On the first day of classes this fall, I asked the students in the Moral Foundations course I teach to introduce themselves. In addition to announcing their year and their major, I asked them to say just one sentence about the elections that our country has been in engaged in for many months. Most of them said something about how crazy it all was, or how unpleasant, or how they hated both candidates. Some said something in favor of one of the presidential candidates, and a few said how important they thought the election was. My idea was to get them talking about values more self-consciously right from the outset.
After I introduced myself, I asked if students had any questions for me. In both sections, someone asked me to say something about my feelings and thoughts about the political situation. Rather than responding immediately, I asked them whether they thought it was a good idea for me to answer now. About a third of the class thought I should and another third thought I shouldn’t. About a third couldn’t decide (or didn’t care). I asked those on either side what was behind their position, and an interesting conversation ensued about the value of my stating my position.
Some thought it was a bad idea because my views would influence them and I should be neutral. Others thought my position would be valuable for them to know because I presumably know more and have thought more about it than they have. Some didn’t think I would influence them because they would remain free to make up their own mind anyway and others worried that they would bend their ideas to agree with me in the interest of a better grade. Some of those who wanted me to answer admitted they were just curious and hadn’t thought about any of these other issues.
These ten minutes were not the kind of political discussion we often have, where folks have fixed positions and speak without listening, looking for openings to win a point. It also did not have the spirit of conflict and tension that causes many to want to bow out. Many students said that they heard things they hadn’t really thought about before.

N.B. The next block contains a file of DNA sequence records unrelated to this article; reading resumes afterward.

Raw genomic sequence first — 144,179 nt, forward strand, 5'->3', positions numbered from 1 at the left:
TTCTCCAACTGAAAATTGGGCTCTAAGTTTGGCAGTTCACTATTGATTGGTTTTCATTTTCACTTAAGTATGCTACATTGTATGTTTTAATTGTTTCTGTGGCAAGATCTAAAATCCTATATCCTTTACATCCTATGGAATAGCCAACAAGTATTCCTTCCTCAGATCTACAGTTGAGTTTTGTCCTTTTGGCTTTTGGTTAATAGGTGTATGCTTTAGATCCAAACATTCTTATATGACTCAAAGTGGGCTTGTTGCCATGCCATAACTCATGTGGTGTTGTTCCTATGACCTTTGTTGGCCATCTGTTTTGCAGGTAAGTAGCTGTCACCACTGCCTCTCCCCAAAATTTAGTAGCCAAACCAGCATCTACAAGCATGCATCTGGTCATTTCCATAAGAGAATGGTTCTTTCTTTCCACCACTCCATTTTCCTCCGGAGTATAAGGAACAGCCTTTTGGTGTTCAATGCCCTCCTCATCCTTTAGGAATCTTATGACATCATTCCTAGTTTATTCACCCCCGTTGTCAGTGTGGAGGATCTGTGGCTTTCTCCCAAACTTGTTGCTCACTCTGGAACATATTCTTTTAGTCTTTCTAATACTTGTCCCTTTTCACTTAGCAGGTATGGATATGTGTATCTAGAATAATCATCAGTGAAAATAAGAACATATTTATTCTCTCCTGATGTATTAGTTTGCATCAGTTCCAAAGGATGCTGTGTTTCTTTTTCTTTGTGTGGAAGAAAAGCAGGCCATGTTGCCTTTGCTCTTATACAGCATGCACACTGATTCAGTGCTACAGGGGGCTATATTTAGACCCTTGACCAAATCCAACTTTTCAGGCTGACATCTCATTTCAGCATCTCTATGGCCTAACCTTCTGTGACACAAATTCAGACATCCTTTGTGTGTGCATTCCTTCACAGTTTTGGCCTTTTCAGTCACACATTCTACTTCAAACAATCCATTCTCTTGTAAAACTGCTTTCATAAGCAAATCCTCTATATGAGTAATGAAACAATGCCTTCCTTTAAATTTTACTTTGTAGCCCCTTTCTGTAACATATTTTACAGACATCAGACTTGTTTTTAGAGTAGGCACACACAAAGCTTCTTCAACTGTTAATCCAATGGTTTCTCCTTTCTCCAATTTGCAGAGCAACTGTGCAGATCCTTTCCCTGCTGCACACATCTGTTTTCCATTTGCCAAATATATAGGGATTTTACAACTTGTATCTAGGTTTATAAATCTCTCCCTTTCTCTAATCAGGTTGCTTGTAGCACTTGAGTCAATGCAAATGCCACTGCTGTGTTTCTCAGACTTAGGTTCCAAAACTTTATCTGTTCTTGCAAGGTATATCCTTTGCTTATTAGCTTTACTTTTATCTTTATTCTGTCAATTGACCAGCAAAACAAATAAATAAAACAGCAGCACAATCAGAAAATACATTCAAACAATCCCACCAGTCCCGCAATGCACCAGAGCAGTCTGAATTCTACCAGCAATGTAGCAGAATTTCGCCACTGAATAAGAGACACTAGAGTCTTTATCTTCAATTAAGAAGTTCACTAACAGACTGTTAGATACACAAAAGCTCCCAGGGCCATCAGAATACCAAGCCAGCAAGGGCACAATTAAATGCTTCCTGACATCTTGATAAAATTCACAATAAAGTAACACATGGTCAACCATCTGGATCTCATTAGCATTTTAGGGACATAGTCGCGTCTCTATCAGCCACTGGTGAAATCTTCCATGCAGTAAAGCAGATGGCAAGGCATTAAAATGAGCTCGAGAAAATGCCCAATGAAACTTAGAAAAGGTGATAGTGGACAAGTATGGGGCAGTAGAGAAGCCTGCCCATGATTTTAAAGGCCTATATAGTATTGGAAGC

I pointed out that we had just had a discussion of an important practical question on which people had different views and in which people listened and responded to others with understanding and respect. It’s not impossible. Of course, that didn’t mean that we could have gone back to talking liberal and conservative in this way. Part of the reason we could do what we did was that people felt like participants in a collective practical decision that had immediate interest. I tend to see the current election this way too. There is a collective practical decision in which we need to be participants, also called “citizens.” One serious issue we face, in my view, is that the lack of training and education in citizenship impoverishes our ability to have the productive conversations on which democracy must be based. I meant to refer not only to traditional civics about how laws are made, but to practical experience in making collective decisions about things that matter.
For what it is worth, I told them at the end of the discussion that I wouldn’t share my political views in this first class, but that I would as the semester unfolded. I told them I would tell them where I stood when we had prepared the ground for them to know the reasons for my stance. It would not be good pedagogy, I told them, to say much about this now, when they were in no position to engage with me. As the semester has gone on, and we’ve spoken about the importance of having reasons for our values and of engaging with others who may hold other values, I have been able to urge them to see preparing to vote as participation in ethical discussion and as a central part of what it means to be human.
I haven’t yet suggested that the weight of reason leads, in my view, toward certain moral and political conclusions about how we should live, or that these conclusions support voting in certain ways, giving the choices we have. I suppose, I won’t say anything here about that either, though most people who value facts, reason and dialogue will already have leaped to something like the correct conclusion.
What I will notice here is that more patience with the process, more attention to what makes dialogue possible and more cultivation of the skills of making real contact with others can enhance the possibility of pursuing the ideal of a real democracy. I mean a society where equal citizens rule themselves through their selection of leaders. The skills we learn and the experience we have in the EE workshop is a small part of this education. Listening and giving non-judgmental feedback, being real and open to the feedback we receive, and risking crossing barriers to connect with those who seem to be “other” would make our political process more productive and more inviting.